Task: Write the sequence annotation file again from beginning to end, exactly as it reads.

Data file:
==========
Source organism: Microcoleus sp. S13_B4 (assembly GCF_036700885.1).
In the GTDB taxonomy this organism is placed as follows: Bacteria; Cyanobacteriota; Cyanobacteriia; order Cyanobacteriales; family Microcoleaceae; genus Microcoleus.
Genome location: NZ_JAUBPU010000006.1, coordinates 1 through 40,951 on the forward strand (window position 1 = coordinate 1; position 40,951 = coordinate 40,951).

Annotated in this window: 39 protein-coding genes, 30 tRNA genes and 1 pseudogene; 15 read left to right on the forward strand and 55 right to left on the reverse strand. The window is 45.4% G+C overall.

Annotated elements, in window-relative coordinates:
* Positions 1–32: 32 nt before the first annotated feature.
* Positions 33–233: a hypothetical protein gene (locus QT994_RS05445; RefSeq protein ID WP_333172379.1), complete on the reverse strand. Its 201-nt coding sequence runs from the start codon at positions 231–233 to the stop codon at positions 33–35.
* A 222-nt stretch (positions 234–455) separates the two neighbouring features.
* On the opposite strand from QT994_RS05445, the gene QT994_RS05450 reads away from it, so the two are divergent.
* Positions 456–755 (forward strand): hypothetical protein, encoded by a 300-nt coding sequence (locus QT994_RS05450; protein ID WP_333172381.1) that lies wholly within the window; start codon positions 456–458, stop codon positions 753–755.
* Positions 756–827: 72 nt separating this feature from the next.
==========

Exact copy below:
Source organism: Microcoleus sp. S13_B4 (assembly GCF_036700885.1).
In the GTDB taxonomy this organism is placed as follows: Bacteria; Cyanobacteriota; Cyanobacteriia; order Cyanobacteriales; family Microcoleaceae; genus Microcoleus.
Genome location: NZ_JAUBPU010000006.1, coordinates 1 through 40,951 on the forward strand (window position 1 = coordinate 1; position 40,951 = coordinate 40,951).

Annotated in this window: 39 protein-coding genes, 30 tRNA genes and 1 pseudogene; 15 read left to right on the forward strand and 55 right to left on the reverse strand. The window is 45.4% G+C overall.

Annotated elements, in window-relative coordinates:
* Positions 1–32: 32 nt before the first annotated feature.
* Positions 33–233: a hypothetical protein gene (locus QT994_RS05445; RefSeq protein ID WP_333172379.1), complete on the reverse strand. Its 201-nt coding sequence runs from the start codon at positions 231–233 to the stop codon at positions 33–35.
* A 222-nt stretch (positions 234–455) separates the two neighbouring features.
* On the opposite strand from QT994_RS05445, the gene QT994_RS05450 reads away from it, so the two are divergent.
* Positions 456–755 (forward strand): hypothetical protein, encoded by a 300-nt coding sequence (locus QT994_RS05450; protein ID WP_333172381.1) that lies wholly within the window; start codon positions 456–458, stop codon positions 753–755.
* Positions 756–827: 72 nt separating this feature from the next.